How fond he is of this one shilling and urge your ability to pay ihe taxes they are twenty. Who has desired this of you, and pleased to impose. Reject, then, their com- who can trust you to lay it out? If you merce as well as their pretended power of are thus to provide for our civil and military taxing. Be frugal and industrious, and you establishments, what use will there afterwill be free. The luxury of your tables, wards be for our assemblies ? which could be known to the English only “ And yet, small and inconsiderable as this by your hospitably entertaining them, is by share is, you will not pay it. No, you will these grateful guests now made a charge not! and it is at our peril if we demand it ! against you, and given as a reason for tax- No! we will pay nothing on compuling you.

sion. “ Be it also allowed, as it is commonly as

“ For how, and in what manner, do you prove serted, that the public debt of the several provinces amounts to eight hundred thousand your allegations ? Why truly by breaking forth

into riots and insurrections, and by committing pounds sterling." I have heard, Mr. Dean, that you have every kind of violence that can cause trade to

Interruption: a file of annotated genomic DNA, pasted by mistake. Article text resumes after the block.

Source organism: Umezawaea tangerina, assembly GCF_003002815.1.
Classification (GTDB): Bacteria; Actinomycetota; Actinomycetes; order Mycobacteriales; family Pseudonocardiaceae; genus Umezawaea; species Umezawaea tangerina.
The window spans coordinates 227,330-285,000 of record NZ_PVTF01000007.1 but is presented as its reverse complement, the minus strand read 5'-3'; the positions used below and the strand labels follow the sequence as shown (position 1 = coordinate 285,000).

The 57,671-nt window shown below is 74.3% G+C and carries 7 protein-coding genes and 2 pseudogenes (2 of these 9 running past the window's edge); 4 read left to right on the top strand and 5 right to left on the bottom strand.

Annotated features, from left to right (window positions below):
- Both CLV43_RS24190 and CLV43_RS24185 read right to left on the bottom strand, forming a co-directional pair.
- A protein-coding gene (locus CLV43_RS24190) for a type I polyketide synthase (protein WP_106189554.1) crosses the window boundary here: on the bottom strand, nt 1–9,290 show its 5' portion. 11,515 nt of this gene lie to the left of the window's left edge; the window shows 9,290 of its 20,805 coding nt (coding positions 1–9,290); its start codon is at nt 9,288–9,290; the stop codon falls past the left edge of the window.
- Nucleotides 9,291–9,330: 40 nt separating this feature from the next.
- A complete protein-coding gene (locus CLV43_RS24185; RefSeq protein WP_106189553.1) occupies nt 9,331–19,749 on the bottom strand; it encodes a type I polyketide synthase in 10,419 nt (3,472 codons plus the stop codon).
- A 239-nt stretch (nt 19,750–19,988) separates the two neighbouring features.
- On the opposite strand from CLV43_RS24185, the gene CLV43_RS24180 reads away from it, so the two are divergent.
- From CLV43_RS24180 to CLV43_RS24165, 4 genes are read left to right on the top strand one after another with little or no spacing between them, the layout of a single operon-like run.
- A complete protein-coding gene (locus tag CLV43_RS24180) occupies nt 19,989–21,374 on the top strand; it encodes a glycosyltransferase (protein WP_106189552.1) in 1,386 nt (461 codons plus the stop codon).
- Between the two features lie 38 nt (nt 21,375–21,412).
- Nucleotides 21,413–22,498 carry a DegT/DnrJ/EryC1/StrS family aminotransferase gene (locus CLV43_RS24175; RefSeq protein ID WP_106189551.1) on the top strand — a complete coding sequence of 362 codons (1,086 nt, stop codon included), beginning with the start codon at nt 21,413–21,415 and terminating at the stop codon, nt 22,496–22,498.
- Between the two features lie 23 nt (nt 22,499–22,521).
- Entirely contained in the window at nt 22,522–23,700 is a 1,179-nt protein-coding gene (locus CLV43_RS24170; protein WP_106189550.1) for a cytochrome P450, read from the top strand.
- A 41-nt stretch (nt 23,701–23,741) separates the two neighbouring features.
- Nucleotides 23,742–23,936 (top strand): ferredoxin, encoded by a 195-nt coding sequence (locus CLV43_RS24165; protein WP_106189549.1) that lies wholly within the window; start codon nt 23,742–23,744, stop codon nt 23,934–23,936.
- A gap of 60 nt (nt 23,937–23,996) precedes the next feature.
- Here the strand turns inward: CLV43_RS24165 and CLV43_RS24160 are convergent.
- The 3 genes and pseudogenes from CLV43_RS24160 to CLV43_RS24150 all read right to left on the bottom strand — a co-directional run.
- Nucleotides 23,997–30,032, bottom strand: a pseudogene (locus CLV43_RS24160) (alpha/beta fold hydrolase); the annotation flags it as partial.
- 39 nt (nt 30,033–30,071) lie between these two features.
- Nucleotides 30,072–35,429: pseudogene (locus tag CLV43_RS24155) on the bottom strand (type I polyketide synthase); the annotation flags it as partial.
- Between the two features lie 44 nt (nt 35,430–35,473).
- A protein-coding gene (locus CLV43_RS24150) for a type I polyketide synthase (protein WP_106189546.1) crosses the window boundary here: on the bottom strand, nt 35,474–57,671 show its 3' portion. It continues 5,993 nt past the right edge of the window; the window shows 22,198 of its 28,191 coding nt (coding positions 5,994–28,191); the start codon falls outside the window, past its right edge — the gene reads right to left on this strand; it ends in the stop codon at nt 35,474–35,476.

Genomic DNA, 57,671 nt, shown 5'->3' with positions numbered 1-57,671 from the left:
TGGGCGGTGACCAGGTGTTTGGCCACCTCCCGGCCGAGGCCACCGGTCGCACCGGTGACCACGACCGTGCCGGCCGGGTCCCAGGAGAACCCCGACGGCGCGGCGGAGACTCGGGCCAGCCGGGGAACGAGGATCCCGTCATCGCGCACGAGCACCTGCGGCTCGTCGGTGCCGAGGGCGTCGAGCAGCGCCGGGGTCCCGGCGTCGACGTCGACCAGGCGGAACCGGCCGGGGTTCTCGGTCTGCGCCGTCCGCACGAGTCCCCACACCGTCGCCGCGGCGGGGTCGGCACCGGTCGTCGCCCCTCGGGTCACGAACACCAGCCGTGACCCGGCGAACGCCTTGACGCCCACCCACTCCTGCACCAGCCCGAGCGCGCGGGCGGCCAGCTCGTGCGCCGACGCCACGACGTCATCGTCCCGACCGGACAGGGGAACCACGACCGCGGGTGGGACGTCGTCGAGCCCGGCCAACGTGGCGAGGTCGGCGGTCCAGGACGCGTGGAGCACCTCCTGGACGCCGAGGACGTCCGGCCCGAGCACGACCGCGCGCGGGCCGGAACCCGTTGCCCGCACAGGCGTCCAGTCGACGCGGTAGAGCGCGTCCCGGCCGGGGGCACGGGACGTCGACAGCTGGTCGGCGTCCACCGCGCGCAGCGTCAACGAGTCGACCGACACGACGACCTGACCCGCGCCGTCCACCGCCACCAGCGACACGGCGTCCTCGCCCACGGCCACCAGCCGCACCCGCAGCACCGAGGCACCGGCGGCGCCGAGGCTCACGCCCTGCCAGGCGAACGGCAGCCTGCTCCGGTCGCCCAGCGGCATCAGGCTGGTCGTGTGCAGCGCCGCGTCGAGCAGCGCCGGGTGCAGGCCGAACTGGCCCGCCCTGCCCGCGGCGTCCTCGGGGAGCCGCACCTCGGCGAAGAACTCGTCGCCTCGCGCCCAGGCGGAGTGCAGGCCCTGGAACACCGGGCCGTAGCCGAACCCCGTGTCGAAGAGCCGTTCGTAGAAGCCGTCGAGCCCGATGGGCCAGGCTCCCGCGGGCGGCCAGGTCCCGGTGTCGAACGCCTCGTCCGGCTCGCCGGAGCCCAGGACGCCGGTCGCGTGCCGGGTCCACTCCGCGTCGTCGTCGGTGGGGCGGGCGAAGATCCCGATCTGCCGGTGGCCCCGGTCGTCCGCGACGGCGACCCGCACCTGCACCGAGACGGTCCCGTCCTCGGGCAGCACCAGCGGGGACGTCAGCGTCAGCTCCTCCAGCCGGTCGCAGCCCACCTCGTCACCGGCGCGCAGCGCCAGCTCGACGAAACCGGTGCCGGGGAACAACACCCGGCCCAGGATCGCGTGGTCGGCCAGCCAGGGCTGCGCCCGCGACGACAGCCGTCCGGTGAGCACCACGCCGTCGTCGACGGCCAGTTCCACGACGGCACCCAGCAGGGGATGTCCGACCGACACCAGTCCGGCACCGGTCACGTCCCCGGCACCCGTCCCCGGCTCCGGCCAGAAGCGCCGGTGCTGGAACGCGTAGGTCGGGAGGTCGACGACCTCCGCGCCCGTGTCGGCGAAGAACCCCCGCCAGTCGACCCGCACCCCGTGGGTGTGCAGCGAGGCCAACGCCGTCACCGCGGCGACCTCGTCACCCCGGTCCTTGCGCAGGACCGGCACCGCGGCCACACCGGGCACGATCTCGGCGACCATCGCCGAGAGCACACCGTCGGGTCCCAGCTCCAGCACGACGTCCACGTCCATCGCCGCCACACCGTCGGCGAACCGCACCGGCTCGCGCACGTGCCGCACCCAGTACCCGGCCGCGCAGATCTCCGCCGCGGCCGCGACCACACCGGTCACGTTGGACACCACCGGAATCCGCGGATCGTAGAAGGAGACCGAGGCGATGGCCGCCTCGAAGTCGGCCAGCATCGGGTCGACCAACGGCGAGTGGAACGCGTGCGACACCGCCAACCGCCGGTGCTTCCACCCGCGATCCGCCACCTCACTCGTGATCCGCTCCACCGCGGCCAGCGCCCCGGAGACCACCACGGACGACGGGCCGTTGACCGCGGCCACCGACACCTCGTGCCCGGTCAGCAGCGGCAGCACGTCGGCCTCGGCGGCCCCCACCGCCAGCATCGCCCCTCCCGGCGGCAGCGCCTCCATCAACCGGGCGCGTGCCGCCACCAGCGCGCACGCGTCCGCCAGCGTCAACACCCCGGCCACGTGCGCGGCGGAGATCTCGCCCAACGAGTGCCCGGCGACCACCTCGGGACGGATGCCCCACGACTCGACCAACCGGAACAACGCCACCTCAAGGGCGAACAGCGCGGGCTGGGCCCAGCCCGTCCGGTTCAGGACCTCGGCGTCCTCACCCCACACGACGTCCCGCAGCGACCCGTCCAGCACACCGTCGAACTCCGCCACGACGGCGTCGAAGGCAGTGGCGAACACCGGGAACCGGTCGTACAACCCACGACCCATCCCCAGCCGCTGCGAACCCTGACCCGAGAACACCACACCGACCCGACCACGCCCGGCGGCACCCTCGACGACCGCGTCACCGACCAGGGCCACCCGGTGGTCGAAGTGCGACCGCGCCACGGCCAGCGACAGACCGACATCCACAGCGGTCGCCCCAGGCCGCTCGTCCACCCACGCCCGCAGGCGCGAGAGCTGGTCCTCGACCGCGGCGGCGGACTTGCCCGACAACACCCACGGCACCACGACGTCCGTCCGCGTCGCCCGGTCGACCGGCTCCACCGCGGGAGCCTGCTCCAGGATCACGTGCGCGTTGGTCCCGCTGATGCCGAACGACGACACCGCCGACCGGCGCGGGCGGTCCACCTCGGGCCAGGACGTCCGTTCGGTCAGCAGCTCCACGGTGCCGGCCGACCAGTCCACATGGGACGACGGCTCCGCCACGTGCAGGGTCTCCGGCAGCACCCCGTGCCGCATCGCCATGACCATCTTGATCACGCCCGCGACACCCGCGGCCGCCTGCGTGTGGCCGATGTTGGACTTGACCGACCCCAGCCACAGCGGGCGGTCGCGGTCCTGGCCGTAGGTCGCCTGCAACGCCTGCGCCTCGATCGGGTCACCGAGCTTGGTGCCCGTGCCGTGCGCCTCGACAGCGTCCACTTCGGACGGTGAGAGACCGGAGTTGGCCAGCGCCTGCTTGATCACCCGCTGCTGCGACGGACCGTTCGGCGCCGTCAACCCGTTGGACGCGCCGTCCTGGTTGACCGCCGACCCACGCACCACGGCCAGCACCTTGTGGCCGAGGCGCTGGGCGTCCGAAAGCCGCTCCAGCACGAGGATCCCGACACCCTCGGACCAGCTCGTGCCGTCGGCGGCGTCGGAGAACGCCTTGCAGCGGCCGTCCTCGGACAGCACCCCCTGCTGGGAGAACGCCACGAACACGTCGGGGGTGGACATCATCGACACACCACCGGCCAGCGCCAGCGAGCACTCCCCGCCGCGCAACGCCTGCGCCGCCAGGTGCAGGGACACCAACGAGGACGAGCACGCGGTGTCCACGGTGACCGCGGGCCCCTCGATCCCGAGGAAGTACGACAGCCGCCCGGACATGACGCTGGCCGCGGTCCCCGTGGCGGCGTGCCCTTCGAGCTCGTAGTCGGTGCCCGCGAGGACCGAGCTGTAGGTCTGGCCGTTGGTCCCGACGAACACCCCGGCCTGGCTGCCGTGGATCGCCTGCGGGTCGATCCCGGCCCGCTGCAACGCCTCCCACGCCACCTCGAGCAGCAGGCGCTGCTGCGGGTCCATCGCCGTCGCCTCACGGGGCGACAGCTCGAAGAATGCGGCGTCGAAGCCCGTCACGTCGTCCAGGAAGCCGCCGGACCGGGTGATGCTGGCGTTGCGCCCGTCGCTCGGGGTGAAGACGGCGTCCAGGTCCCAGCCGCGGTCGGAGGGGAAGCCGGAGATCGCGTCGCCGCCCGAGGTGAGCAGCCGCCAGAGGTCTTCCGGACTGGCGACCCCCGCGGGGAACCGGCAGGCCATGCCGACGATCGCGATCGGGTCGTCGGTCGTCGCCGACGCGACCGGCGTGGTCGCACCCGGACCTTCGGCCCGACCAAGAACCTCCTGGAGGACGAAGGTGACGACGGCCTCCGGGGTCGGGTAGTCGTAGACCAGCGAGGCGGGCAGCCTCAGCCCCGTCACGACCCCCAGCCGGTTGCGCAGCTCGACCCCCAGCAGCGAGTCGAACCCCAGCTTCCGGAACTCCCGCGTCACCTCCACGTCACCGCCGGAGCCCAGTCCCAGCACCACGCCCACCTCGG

stagnate, and industry to cease." studied political arithmetic more than divinity, but, by this sample of it, I fear to very

The Americans never brought riots as little purpose. If personal service were the arguments. It is unjust to charge two or matter in question, out of so many millions three riots in particular places upon all of souls, so many men might be expected, America. Look for arguments in the petiwhether here or in America. But when tions and remonstrances of the assemblies, raising money is the question, it is not the who detest riots, of which there are ten in number of souls, but the wealth in posses- England for one in America. sion, that shows the ability. If we were • Perhaps you meant to insinuate (though it twice as numerous as the people of Eng. was prudence in you not to speak out), that land, it would not follow that we are half the late act was ill-contrived and ill-timed, beas able. There are numbers of single cause it was made at a juncture when neither estates in England, each worth a hundred the French were in your rear to frighten, nor of the best of ours in North America. The the English fleets and armies on your front to city of London alone is worth all the pro- force you to a compliance.” vinces of North America.